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Shanice Patrella
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1099 v W2 - Home-Based Tax Deductions

Published on 10/24/2014
For additional information  Click Here

TGIF everyone! It's almost the weekend and I would love to bring you some more tax tips for those of us that are running home-based businesses. If you are a newbie to this type of business, it is a good idea to add these different deductions to your tax return. It is most likely that your business is not profitable just yet, so these deductions that you are listing will just be going towards the amount that you would usually owe for taxes. You DO NOT have to file for your if you earned less than $400 in your business, but you will still want to file any other income that you earned in 2014.

Keep in mind, if you plan to list your deductions, you will want to fill out a 1099 form. You will then be placed into a different tax bracket: the Self Employed (SE) tax bracket. This tax bracket is similar to the Social Security and Medicare tax that is withheld for regular wage earners. The easiest way to explain this is actually directly taken from the website:
Before you can determine if you are subject to self-employment tax and income tax, you must figure your net profit or net loss from your business. You do this by subtracting your business expenses from your business income. If your expenses are less than your income, the difference is net profit and becomes part of your income on page 1 of Form 1040. If your expenses are more than your income, the difference is a net loss. You usually can deduct your loss from gross income on page 1 of Form 1040. But in some situations your loss is limited. See Pub. 334, Tax Guide for Small Business (For Individuals Who Use Schedule C or C-EZ) for more information.
It can get a little wordy, but I will post more of exactly what that means in a later edition. In this post we are only going to focus on what expenses can be deducted.

The things that you will most want to focus on are the costs of operating your business. The costs of operating your business (as defined by the IRS) are the ordinary and necessary to operations.

  1. Car and Truck Expenses: You may be able to deduct the costs of operating or maintaining your vehicle, using standard mileage or actual operating expenses. With the standard mileage method, the IRS will pay 56.5 centers per mile. If you decide to use actual operating expenses you would just add the costs of maintaining your vehicle: oil changes, gas receipts, tires, tolls, and even insurance payments!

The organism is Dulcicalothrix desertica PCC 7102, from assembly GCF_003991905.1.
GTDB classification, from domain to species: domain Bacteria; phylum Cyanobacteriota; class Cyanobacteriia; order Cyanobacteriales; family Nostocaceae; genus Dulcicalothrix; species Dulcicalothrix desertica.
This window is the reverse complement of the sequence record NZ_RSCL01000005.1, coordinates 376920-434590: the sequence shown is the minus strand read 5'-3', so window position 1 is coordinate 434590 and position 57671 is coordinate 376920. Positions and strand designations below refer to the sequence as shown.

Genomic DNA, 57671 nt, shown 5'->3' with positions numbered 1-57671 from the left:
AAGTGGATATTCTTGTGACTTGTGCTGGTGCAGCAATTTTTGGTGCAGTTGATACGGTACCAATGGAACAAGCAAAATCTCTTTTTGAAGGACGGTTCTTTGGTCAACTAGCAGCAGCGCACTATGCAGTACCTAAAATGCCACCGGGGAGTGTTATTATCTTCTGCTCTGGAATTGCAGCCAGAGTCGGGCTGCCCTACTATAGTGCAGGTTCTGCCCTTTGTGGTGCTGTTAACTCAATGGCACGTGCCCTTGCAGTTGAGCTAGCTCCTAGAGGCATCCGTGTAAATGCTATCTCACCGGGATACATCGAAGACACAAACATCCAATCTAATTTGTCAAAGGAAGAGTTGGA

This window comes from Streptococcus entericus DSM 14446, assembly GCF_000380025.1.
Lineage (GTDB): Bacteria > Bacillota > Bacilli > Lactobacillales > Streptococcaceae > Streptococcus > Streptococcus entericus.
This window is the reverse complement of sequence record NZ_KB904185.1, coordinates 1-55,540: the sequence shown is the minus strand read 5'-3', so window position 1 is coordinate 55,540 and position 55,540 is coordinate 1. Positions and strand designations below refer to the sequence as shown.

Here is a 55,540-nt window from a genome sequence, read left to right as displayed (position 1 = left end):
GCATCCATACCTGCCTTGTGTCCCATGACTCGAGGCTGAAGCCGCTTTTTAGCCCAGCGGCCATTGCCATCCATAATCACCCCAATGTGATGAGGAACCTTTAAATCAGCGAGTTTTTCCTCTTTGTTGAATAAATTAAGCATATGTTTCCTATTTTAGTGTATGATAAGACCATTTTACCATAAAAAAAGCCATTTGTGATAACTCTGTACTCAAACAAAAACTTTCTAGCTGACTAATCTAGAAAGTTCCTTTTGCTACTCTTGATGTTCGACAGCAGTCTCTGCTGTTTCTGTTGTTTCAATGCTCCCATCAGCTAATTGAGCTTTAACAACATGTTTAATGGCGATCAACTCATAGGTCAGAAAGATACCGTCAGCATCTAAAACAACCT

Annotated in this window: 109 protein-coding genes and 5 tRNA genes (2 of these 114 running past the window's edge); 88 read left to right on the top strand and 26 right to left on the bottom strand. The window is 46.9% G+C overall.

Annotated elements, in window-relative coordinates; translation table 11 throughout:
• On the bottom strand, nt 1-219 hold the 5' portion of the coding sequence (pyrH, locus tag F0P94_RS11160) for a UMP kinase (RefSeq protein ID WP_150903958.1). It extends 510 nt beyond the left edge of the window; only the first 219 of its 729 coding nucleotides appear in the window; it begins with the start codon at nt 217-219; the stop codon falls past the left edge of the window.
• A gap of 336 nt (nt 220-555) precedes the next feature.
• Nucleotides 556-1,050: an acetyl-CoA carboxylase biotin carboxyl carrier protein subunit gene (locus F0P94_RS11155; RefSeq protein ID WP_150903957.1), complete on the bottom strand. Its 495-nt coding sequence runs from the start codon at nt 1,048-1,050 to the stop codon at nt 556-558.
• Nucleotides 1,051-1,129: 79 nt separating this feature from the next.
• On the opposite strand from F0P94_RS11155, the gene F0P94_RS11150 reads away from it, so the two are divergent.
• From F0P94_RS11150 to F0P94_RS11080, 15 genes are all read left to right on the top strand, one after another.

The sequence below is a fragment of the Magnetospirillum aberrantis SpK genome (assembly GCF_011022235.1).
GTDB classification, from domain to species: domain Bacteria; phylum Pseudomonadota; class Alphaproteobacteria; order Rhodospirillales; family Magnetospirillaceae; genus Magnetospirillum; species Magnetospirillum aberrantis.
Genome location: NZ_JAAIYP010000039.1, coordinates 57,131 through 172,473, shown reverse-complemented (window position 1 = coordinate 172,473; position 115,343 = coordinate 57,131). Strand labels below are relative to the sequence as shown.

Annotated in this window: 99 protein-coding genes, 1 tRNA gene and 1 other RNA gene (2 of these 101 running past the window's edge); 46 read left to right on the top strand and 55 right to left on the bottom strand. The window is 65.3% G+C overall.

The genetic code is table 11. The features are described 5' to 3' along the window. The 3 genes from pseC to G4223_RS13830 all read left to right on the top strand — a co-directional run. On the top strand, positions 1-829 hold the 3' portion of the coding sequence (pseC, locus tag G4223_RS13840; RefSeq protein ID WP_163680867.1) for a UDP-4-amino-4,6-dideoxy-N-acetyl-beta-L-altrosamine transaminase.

2. Employees Pay/Consultant Pay: If you have paid for any type of services to get your business up and running, this is also deductible. Whether you had someone create a website for you or you are paying for a service. You can also deduct any amount that you are paying an employee whether you are paying in cash, services, or property.
  3. Travel Expenses: You may also be able to deduct travel expenses if your work requires you to travel (to conferences, meetings, etc.). The expenses that are included in this are transportation, meals and lodging, and even the tips that you include while travelling!
  4. Home-Office Expenses: You can even write off some of the expenses that you are using at home. To qualify for this deduction, you must have an area of your home that is for exclusive use for your work and your principal place of business. The only caveat to this is that the maximum amount that you are able to deduct is equal to your income for the year.
As with everything tax-related you will most likely want to have receipts and proofs of purchase for everything that you are going to write off in case of an IRS audit. This is just some of the things that can be deducted so you can start to gather any documents that you think you might need for January. If you have any additional questions, feel free to send me an email or visit the IRS Website.

Thank you for reading! As usual, feel free to comment or send me an email! I love to connect with fellow business owners.
Skype: MsLuckyDuck

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